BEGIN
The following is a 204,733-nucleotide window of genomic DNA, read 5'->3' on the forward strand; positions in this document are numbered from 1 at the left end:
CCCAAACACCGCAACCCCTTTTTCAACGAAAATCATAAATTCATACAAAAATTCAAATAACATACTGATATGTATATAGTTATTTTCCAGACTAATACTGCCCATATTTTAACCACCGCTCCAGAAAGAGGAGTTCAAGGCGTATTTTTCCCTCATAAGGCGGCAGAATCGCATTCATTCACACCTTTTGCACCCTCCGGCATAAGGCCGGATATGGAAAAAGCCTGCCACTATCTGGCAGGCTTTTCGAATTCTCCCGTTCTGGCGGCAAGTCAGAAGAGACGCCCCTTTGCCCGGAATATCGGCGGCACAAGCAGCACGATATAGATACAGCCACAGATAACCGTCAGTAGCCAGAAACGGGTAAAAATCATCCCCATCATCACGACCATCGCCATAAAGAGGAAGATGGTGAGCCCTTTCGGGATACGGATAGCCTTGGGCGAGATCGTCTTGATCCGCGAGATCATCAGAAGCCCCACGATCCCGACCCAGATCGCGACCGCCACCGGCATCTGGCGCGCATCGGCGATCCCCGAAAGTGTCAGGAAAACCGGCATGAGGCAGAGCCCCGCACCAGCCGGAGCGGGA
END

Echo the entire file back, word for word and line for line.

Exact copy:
The following is a 204,733-nucleotide window of genomic DNA, read 5'->3' on the forward strand; positions in this document are numbered from 1 at the left end:
CCCAAACACCGCAACCCCTTTTTCAACGAAAATCATAAATTCATACAAAAATTCAAATAACATACTGATATGTATATAGTTATTTTCCAGACTAATACTGCCCATATTTTAACCACCGCTCCAGAAAGAGGAGTTCAAGGCGTATTTTTCCCTCATAAGGCGGCAGAATCGCATTCATTCACACCTTTTGCACCCTCCGGCATAAGGCCGGATATGGAAAAAGCCTGCCACTATCTGGCAGGCTTTTCGAATTCTCCCGTTCTGGCGGCAAGTCAGAAGAGACGCCCCTTTGCCCGGAATATCGGCGGCACAAGCAGCACGATATAGATACAGCCACAGATAACCGTCAGTAGCCAGAAACGGGTAAAAATCATCCCCATCATCACGACCATCGCCATAAAGAGGAAGATGGTGAGCCCTTTCGGGATACGGATAGCCTTGGGCGAGATCGTCTTGATCCGCGAGATCATCAGAAGCCCCACGATCCCGACCCAGATCGCGACCGCCACCGGCATCTGGCGCGCATCGGCGATCCCCGAAAGTGTCAGGAAAACCGGCATGAGGCAGAGCCCCGCACCAGCCGGAGCGGGA